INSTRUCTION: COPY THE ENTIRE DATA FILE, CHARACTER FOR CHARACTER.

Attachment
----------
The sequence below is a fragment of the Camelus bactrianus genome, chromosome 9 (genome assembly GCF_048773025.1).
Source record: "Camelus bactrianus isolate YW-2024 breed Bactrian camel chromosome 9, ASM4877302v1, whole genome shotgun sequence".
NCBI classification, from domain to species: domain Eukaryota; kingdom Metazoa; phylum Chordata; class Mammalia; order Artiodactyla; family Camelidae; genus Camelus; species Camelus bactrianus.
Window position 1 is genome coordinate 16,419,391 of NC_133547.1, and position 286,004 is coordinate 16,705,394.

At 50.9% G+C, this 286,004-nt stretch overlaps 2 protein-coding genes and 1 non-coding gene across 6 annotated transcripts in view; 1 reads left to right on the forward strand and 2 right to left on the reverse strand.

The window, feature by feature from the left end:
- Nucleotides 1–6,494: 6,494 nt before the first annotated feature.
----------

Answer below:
The sequence below is a fragment of the Camelus bactrianus genome, chromosome 9 (genome assembly GCF_048773025.1).
Source record: "Camelus bactrianus isolate YW-2024 breed Bactrian camel chromosome 9, ASM4877302v1, whole genome shotgun sequence".
NCBI classification, from domain to species: domain Eukaryota; kingdom Metazoa; phylum Chordata; class Mammalia; order Artiodactyla; family Camelidae; genus Camelus; species Camelus bactrianus.
Window position 1 is genome coordinate 16,419,391 of NC_133547.1, and position 286,004 is coordinate 16,705,394.

At 50.9% G+C, this 286,004-nt stretch overlaps 2 protein-coding genes and 1 non-coding gene across 6 annotated transcripts in view; 1 reads left to right on the forward strand and 2 right to left on the reverse strand.

The window, feature by feature from the left end:
- Nucleotides 1–6,494: 6,494 nt before the first annotated feature.